Outlander, Episode 12: Lallybroch
As the drama of Outlander continues, Jamie returns to Lallybroch with Claire where emotions run high and challenging memories resurface.
In episode twelve of the Starz original series reimagining Diana Gabaldon’s novels, Jamie and Claire take their places as Laird and Lady of Broch Tuarach – or Lallybroch – Jamie’s childhood home (brought to life by Midhope Castle in the Scottish village of Abercorn). Despite the price on his head, Jamie is determined to make his dream future a reality; but a warm welcome is less than easily obtained when he and Claire begin their journey to a new life. Upon meeting Jamie’s sister Jenny, Claire is given a glimpse into the unpredictable Fraser family temperament, which ranges from quiet fury to impassioned arguments. Together, Jamie and Jenny butt heads as Jenny reluctantly hands over the running of the estate to her outlaw brother and his sassenach wife. But the Fraser family is also made of strong heart, as Claire learns from the insights of Jenny’s husband Ian, and the determined Brit finds herself bound in love and duty to her new, complicated family.
This episode, “Lallybroch”, introduces us to two well-loved characters from the Outlander novel: the fiery, lovable Jenny (Laura Donnelly) and her kind husband Ian Murray (Steven Cree). In yet more wonderful casting, Donnelly and Cree capture all the colorful charm of their characters in a way that once again makes the pages of the book feel brought to life on the screen. The audience is pulled into the uneasy relationship between Jenny and Jamie as she tries to make sense of her long-lost brother’s return and he, in turn, tries not to be undone by his bleak memories. When last he saw Lallybroch and Jenny, Jamie was at the mercy of Black Jack Randall; now, Randall's villainy has managed to desecrate Jamie's fond memories of home. As he wrestles with the reminders now meeting him daily, Jamie finally reveals to Claire just how viciously Black Jack treated him as a prisoner of Fort William. Additionally, as Jenny recounts to her brother the truth of her experience with Randall she reveals her resolute strength in the face of terrifying danger. This account is portrayed in a flashback scene executed perfectly by Donnelly and Randall's Tobias Menzies; together with the show's excellent writer (Anne Kenney) and director (Mike Barker) they deliver a scene that underscores the seriousness of dangers women have - and still do - face while ultimately, through Jenny's fierce determination, showing the resilience of the female spirit.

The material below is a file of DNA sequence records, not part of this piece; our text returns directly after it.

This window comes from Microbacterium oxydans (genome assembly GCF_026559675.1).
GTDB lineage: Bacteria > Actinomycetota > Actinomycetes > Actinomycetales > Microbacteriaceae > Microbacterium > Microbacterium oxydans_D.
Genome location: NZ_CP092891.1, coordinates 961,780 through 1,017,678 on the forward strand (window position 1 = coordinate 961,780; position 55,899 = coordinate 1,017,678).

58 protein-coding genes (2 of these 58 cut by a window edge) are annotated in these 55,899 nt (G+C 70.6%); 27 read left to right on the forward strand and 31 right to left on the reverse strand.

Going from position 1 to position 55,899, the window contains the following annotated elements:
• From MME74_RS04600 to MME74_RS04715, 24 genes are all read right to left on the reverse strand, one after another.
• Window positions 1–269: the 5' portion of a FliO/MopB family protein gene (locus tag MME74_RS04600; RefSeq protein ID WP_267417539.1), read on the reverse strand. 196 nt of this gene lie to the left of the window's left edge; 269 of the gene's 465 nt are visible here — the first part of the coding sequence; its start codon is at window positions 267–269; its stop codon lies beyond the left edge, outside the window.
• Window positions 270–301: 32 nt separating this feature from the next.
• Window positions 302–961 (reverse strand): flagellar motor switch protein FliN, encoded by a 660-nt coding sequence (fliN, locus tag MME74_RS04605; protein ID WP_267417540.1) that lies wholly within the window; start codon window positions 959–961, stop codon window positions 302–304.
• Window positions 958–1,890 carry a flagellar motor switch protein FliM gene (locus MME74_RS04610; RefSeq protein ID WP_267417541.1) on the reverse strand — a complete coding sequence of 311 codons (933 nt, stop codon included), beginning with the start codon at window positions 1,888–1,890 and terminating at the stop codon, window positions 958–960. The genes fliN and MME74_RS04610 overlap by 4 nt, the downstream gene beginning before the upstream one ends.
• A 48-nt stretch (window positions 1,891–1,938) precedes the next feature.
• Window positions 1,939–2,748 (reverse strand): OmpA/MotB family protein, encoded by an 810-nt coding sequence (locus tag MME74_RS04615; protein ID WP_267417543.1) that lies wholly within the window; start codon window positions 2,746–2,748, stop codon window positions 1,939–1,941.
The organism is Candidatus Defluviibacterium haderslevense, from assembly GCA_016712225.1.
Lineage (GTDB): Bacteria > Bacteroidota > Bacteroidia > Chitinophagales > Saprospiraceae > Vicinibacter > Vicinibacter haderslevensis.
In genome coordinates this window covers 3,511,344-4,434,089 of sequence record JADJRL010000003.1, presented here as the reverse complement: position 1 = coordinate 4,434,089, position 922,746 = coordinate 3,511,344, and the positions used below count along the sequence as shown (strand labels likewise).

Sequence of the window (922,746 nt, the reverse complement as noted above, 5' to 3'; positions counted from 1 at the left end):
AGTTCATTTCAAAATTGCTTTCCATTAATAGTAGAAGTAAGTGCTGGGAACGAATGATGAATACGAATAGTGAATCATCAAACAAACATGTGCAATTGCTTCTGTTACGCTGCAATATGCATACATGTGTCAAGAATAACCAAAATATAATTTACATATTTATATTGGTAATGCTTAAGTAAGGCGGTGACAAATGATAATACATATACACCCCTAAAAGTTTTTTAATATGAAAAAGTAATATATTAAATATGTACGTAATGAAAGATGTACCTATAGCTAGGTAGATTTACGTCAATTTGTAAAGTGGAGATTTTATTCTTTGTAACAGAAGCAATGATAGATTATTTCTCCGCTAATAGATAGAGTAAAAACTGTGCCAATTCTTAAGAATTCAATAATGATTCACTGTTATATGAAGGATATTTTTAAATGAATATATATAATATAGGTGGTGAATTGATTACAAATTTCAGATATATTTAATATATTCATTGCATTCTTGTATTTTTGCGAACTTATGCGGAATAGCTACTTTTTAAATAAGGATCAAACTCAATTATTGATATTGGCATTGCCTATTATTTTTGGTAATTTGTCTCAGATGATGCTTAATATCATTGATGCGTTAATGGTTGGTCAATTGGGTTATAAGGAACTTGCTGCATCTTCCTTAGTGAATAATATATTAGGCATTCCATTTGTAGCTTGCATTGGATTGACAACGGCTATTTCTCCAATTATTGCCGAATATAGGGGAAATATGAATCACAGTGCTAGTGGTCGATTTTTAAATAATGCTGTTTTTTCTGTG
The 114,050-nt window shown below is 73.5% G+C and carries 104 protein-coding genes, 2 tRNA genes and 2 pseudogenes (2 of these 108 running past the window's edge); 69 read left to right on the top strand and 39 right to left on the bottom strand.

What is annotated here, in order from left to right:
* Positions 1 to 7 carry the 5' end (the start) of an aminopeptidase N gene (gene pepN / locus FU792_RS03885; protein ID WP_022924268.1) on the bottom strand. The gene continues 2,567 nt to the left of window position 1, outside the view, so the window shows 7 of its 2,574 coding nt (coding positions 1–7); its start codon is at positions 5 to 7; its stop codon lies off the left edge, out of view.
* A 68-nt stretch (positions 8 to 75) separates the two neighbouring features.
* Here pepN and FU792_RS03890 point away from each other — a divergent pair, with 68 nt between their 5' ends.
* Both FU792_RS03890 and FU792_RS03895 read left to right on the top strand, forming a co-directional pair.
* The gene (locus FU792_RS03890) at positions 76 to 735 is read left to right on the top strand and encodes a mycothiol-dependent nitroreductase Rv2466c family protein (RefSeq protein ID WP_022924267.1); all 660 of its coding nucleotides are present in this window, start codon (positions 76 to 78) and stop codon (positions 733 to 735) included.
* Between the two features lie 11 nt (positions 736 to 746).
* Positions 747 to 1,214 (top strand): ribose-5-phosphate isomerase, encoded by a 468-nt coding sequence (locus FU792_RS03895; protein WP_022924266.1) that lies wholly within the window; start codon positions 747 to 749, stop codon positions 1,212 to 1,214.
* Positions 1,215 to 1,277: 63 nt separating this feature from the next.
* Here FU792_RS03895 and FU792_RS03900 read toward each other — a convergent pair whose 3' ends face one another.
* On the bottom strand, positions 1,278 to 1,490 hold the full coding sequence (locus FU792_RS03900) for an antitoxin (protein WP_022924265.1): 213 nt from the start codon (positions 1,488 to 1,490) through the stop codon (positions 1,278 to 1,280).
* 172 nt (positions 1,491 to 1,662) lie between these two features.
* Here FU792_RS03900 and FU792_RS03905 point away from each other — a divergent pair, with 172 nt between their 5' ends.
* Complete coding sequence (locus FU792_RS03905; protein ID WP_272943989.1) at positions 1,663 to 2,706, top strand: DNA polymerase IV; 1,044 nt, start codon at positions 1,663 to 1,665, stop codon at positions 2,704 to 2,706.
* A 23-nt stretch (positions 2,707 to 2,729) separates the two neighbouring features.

While the series has been full of emotional relationships thus far, it’s particularly captivating to watch the Fraser siblings work their way through the turmoil of the past: their abuse and the violation of their home at the hands of Randall, the distance time has created for them, and most especially the loss of their beloved father, Brain Fraser (played in flashbacks by Andrew Whipp). While both Jenny and Jamie take rather obstinate opposing sides, clashing over the running of the estate as a way to air their mutual frustration, the similarities of their nature manages to bind them and the depth of their respect for each other is consistently evident.
Never far from the story and always with something new to discover, Claire does her best to guide Jamie to success both with his sister and in his new role as Laird of Lollybroch. But as she has learned thus far, 18th century Scotland is not the world she left behind, and soon Claire is met with more hurdles to overcome. Particularly harrowing, both for her and the audience, is when she witnesses a young boy being beaten by his father at a public event celebrating Jamie's return. As she takes matters into her own hands, we see once again how Claire’s modern grit lends her undeniable skill in this fierce new world.
With turns toward both the humorous and the devastating, the season’s twelfth episode does a particularly apt job at capturing the emotional complexity of Jamie and Claire’s tumultuous story; the series continues to prove itself as a beautiful and worthy rendering of Diana Gabaldon’s timeless creation.